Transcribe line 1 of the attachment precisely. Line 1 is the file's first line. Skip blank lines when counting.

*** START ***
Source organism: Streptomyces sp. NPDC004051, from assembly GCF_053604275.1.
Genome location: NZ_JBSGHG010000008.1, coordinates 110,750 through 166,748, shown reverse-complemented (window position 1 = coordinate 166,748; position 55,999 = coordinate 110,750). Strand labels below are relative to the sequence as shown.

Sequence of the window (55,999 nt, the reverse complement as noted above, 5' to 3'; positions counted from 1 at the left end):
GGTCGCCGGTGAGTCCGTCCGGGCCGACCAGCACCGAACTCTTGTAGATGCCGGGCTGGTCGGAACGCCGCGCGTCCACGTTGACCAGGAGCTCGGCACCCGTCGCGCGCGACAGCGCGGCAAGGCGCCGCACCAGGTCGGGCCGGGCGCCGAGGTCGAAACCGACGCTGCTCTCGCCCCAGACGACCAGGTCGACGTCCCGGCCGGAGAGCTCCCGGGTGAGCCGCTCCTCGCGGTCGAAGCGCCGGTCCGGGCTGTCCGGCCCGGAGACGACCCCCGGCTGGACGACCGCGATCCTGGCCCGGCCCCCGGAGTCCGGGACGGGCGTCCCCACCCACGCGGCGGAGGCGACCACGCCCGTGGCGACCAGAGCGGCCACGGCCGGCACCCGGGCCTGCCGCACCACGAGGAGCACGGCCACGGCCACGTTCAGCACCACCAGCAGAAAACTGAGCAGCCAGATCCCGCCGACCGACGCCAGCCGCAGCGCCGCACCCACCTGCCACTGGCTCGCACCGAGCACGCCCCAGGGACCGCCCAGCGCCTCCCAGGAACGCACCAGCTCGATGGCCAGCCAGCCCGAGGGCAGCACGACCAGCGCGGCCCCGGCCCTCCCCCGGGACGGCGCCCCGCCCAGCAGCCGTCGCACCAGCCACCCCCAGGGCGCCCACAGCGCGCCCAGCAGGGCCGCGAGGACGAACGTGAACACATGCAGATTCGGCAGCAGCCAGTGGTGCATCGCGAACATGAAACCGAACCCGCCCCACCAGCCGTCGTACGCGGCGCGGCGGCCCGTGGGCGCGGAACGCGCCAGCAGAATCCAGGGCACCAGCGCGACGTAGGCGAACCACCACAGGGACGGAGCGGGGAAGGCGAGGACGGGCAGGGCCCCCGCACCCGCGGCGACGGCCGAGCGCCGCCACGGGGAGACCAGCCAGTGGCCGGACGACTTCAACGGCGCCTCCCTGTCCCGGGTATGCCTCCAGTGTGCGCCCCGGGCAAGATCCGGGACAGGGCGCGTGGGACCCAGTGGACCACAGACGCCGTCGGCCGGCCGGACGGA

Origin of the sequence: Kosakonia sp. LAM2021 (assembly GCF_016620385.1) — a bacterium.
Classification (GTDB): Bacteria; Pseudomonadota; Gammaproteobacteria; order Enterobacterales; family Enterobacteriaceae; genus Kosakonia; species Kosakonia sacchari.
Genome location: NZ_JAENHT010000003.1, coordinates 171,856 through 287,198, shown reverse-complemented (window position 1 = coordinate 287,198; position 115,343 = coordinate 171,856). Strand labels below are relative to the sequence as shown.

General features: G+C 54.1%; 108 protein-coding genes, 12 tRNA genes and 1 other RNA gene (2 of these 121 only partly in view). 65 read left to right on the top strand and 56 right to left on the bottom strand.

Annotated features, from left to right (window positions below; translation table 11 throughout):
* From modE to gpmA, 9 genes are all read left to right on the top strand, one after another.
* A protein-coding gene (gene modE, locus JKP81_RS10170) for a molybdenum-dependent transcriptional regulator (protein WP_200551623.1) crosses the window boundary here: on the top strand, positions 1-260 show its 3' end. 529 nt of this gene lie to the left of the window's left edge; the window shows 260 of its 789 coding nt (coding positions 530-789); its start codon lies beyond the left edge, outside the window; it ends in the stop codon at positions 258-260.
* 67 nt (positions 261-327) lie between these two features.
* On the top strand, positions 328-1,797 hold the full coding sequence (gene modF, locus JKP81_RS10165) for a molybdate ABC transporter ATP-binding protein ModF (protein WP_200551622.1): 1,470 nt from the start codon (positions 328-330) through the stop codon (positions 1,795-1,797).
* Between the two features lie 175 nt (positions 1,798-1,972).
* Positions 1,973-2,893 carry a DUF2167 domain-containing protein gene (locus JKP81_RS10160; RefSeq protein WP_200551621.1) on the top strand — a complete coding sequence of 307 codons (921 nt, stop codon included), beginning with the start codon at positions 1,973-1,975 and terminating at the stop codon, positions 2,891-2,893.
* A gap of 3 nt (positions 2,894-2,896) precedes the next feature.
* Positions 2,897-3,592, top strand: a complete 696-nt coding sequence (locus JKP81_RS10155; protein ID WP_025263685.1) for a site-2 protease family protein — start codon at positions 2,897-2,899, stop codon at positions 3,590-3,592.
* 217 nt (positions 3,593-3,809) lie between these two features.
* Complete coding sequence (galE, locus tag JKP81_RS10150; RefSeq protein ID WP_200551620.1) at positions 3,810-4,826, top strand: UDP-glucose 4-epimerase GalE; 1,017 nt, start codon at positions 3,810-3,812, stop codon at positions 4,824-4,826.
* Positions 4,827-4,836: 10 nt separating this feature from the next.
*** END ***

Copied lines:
Source organism: Streptomyces sp. NPDC004051, from assembly GCF_053604275.1.